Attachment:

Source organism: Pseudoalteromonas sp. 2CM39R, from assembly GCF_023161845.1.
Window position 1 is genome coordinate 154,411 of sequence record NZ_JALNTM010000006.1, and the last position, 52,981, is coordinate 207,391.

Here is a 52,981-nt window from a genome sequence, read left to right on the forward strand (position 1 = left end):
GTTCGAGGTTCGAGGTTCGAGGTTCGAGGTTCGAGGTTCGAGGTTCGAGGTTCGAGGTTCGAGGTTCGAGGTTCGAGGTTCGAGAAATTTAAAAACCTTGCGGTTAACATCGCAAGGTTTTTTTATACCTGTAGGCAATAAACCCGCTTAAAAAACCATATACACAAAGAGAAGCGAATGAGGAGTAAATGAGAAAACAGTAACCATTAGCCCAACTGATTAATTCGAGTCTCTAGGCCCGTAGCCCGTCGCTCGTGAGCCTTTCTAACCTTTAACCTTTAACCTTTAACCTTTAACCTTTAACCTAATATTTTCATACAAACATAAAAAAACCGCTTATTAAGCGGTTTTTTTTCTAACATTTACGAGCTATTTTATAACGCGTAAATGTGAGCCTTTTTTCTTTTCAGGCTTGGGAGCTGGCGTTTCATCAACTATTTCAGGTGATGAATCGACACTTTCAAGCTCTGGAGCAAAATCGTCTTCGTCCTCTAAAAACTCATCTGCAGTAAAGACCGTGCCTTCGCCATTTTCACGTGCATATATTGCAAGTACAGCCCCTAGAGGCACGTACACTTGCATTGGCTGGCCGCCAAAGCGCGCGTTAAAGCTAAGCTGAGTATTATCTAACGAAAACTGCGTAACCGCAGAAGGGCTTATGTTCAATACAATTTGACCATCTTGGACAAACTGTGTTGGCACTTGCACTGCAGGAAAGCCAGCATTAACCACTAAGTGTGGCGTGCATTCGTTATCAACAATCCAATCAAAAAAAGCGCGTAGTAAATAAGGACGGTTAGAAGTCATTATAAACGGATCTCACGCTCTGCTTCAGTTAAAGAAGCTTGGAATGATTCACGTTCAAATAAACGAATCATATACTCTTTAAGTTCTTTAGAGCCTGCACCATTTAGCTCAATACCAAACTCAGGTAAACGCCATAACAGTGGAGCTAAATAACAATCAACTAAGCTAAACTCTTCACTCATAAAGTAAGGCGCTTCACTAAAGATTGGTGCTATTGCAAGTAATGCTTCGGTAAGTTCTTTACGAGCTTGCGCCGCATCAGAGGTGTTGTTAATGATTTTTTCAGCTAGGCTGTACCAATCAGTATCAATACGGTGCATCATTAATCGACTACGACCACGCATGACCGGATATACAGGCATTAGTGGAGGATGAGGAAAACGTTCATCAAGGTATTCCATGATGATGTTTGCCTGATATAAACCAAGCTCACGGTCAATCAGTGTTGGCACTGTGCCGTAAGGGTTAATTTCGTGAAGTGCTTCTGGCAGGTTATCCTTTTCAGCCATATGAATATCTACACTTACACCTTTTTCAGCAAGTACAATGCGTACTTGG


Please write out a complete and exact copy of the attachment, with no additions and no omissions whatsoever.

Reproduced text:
Source organism: Pseudoalteromonas sp. 2CM39R, from assembly GCF_023161845.1.
Window position 1 is genome coordinate 154,411 of sequence record NZ_JALNTM010000006.1, and the last position, 52,981, is coordinate 207,391.

Here is a 52,981-nt window from a genome sequence, read left to right on the forward strand (position 1 = left end):
GTTCGAGGTTCGAGGTTCGAGGTTCGAGGTTCGAGGTTCGAGGTTCGAGGTTCGAGGTTCGAGGTTCGAGGTTCGAGGTTCGAGAAATTTAAAAACCTTGCGGTTAACATCGCAAGGTTTTTTTATACCTGTAGGCAATAAACCCGCTTAAAAAACCATATACACAAAGAGAAGCGAATGAGGAGTAAATGAGAAAACAGTAACCATTAGCCCAACTGATTAATTCGAGTCTCTAGGCCCGTAGCCCGTCGCTCGTGAGCCTTTCTAACCTTTAACCTTTAACCTTTAACCTTTAACCTTTAACCTAATATTTTCATACAAACATAAAAAAACCGCTTATTAAGCGGTTTTTTTTCTAACATTTACGAGCTATTTTATAACGCGTAAATGTGAGCCTTTTTTCTTTTCAGGCTTGGGAGCTGGCGTTTCATCAACTATTTCAGGTGATGAATCGACACTTTCAAGCTCTGGAGCAAAATCGTCTTCGTCCTCTAAAAACTCATCTGCAGTAAAGACCGTGCCTTCGCCATTTTCACGTGCATATATTGCAAGTACAGCCCCTAGAGGCACGTACACTTGCATTGGCTGGCCGCCAAAGCGCGCGTTAAAGCTAAGCTGAGTATTATCTAACGAAAACTGCGTAACCGCAGAAGGGCTTATGTTCAATACAATTTGACCATCTTGGACAAACTGTGTTGGCACTTGCACTGCAGGAAAGCCAGCATTAACCACTAAGTGTGGCGTGCATTCGTTATCAACAATCCAATCAAAAAAAGCGCGTAGTAAATAAGGACGGTTAGAAGTCATTATAAACGGATCTCACGCTCTGCTTCAGTTAAAGAAGCTTGGAATGATTCACGTTCAAATAAACGAATCATATACTCTTTAAGTTCTTTAGAGCCTGCACCATTTAGCTCAATACCAAACTCAGGTAAACGCCATAACAGTGGAGCTAAATAACAATCAACTAAGCTAAACTCTTCACTCATAAAGTAAGGCGCTTCACTAAAGATTGGTGCTATTGCAAGTAATGCTTCGGTAAGTTCTTTACGAGCTTGCGCCGCATCAGAGGTGTTGTTAATGATTTTTTCAGCTAGGCTGTACCAATCAGTATCAATACGGTGCATCATTAATCGACTACGACCACGCATGACCGGATATACAGGCATTAGTGGAGGATGAGGAAAACGTTCATCAAGGTATTCCATGATGATGTTTGCCTGATATAAACCAAGCTCACGGTCAATCAGTGTTGGCACTGTGCCGTAAGGGTTAATTTCGTGAAGTGCTTCTGGCAGGTTATCCTTTTCAGCCATATGAATATCTACACTTACACCTTTTTCAGCAAGTACAATGCGTACTTGG